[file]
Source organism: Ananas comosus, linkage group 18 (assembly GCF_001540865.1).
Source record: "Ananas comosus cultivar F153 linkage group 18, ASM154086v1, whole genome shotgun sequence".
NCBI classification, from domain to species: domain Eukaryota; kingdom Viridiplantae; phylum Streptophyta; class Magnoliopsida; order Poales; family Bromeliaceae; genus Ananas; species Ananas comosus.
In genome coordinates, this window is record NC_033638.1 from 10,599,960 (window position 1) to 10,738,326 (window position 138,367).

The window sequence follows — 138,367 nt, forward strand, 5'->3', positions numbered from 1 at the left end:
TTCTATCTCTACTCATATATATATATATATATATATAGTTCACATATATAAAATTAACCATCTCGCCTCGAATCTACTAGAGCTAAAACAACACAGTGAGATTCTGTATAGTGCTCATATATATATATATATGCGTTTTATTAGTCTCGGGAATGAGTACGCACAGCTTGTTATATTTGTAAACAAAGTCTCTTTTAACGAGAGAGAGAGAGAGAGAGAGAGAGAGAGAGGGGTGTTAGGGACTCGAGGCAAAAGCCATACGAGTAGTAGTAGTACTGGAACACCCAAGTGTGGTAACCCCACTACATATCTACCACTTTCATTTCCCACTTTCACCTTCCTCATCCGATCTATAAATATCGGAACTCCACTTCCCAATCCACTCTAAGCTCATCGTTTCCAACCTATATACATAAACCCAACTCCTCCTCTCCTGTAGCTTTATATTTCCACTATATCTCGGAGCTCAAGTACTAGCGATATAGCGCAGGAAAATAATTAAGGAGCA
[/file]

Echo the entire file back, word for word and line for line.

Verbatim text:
Source organism: Ananas comosus, linkage group 18 (assembly GCF_001540865.1).
Source record: "Ananas comosus cultivar F153 linkage group 18, ASM154086v1, whole genome shotgun sequence".
NCBI classification, from domain to species: domain Eukaryota; kingdom Viridiplantae; phylum Streptophyta; class Magnoliopsida; order Poales; family Bromeliaceae; genus Ananas; species Ananas comosus.
In genome coordinates, this window is record NC_033638.1 from 10,599,960 (window position 1) to 10,738,326 (window position 138,367).

The window sequence follows — 138,367 nt, forward strand, 5'->3', positions numbered from 1 at the left end:
TTCTATCTCTACTCATATATATATATATATATATATAGTTCACATATATAAAATTAACCATCTCGCCTCGAATCTACTAGAGCTAAAACAACACAGTGAGATTCTGTATAGTGCTCATATATATATATATATGCGTTTTATTAGTCTCGGGAATGAGTACGCACAGCTTGTTATATTTGTAAACAAAGTCTCTTTTAACGAGAGAGAGAGAGAGAGAGAGAGAGAGAGAGGGGTGTTAGGGACTCGAGGCAAAAGCCATACGAGTAGTAGTAGTACTGGAACACCCAAGTGTGGTAACCCCACTACATATCTACCACTTTCATTTCCCACTTTCACCTTCCTCATCCGATCTATAAATATCGGAACTCCACTTCCCAATCCACTCTAAGCTCATCGTTTCCAACCTATATACATAAACCCAACTCCTCCTCTCCTGTAGCTTTATATTTCCACTATATCTCGGAGCTCAAGTACTAGCGATATAGCGCAGGAAAATAATTAAGGAGCA